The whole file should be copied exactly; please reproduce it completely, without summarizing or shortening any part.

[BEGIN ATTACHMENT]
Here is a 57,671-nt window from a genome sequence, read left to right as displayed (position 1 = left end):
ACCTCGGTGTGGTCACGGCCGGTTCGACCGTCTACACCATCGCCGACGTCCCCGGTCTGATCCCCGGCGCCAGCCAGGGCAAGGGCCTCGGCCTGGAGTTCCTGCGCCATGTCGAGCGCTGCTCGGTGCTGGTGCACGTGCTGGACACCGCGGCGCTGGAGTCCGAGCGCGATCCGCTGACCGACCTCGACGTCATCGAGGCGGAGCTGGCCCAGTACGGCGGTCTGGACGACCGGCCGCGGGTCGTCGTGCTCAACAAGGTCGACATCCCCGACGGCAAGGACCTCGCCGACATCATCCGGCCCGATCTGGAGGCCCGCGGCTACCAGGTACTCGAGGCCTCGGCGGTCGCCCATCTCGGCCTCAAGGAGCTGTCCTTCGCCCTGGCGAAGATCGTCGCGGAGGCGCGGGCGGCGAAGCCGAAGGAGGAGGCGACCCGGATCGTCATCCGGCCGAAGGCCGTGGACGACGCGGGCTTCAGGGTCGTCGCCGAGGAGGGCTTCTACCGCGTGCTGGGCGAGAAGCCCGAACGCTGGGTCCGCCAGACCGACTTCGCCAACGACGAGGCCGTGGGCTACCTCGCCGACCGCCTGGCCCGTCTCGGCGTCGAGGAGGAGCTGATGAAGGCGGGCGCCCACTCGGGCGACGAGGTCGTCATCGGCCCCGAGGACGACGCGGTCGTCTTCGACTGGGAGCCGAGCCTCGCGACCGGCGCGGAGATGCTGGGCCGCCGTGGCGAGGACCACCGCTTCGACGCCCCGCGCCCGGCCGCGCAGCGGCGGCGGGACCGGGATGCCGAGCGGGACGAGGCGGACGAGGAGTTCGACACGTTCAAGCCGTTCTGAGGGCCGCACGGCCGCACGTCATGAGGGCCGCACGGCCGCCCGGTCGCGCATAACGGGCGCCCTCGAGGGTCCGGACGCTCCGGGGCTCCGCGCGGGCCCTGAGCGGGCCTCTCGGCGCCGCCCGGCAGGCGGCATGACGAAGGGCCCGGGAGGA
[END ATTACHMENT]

Here is a 57,671-nt window from a genome sequence, read left to right as displayed (position 1 = left end):
ACCTCGGTGTGGTCACGGCCGGTTCGACCGTCTACACCATCGCCGACGTCCCCGGTCTGATCCCCGGCGCCAGCCAGGGCAAGGGCCTCGGCCTGGAGTTCCTGCGCCATGTCGAGCGCTGCTCGGTGCTGGTGCACGTGCTGGACACCGCGGCGCTGGAGTCCGAGCGCGATCCGCTGACCGACCTCGACGTCATCGAGGCGGAGCTGGCCCAGTACGGCGGTCTGGACGACCGGCCGCGGGTCGTCGTGCTCAACAAGGTCGACATCCCCGACGGCAAGGACCTCGCCGACATCATCCGGCCCGATCTGGAGGCCCGCGGCTACCAGGTACTCGAGGCCTCGGCGGTCGCCCATCTCGGCCTCAAGGAGCTGTCCTTCGCCCTGGCGAAGATCGTCGCGGAGGCGCGGGCGGCGAAGCCGAAGGAGGAGGCGACCCGGATCGTCATCCGGCCGAAGGCCGTGGACGACGCGGGCTTCAGGGTCGTCGCCGAGGAGGGCTTCTACCGCGTGCTGGGCGAGAAGCCCGAACGCTGGGTCCGCCAGACCGACTTCGCCAACGACGAGGCCGTGGGCTACCTCGCCGACCGCCTGGCCCGTCTCGGCGTCGAGGAGGAGCTGATGAAGGCGGGCGCCCACTCGGGCGACGAGGTCGTCATCGGCCCCGAGGACGACGCGGTCGTCTTCGACTGGGAGCCGAGCCTCGCGACCGGCGCGGAGATGCTGGGCCGCCGTGGCGAGGACCACCGCTTCGACGCCCCGCGCCCGGCCGCGCAGCGGCGGCGGGACCGGGATGCCGAGCGGGACGAGGCGGACGAGGAGTTCGACACGTTCAAGCCGTTCTGAGGGCCGCACGGCCGCACGTCATGAGGGCCGCACGGCCGCCCGGTCGCGCATAACGGGCGCCCTCGAGGGTCCGGACGCTCCGGGGCTCCGCGCGGGCCCTGAGCGGGCCTCTCGGCGCCGCCCGGCAGGCGGCATGACGAAGGGCCCGGGAGGA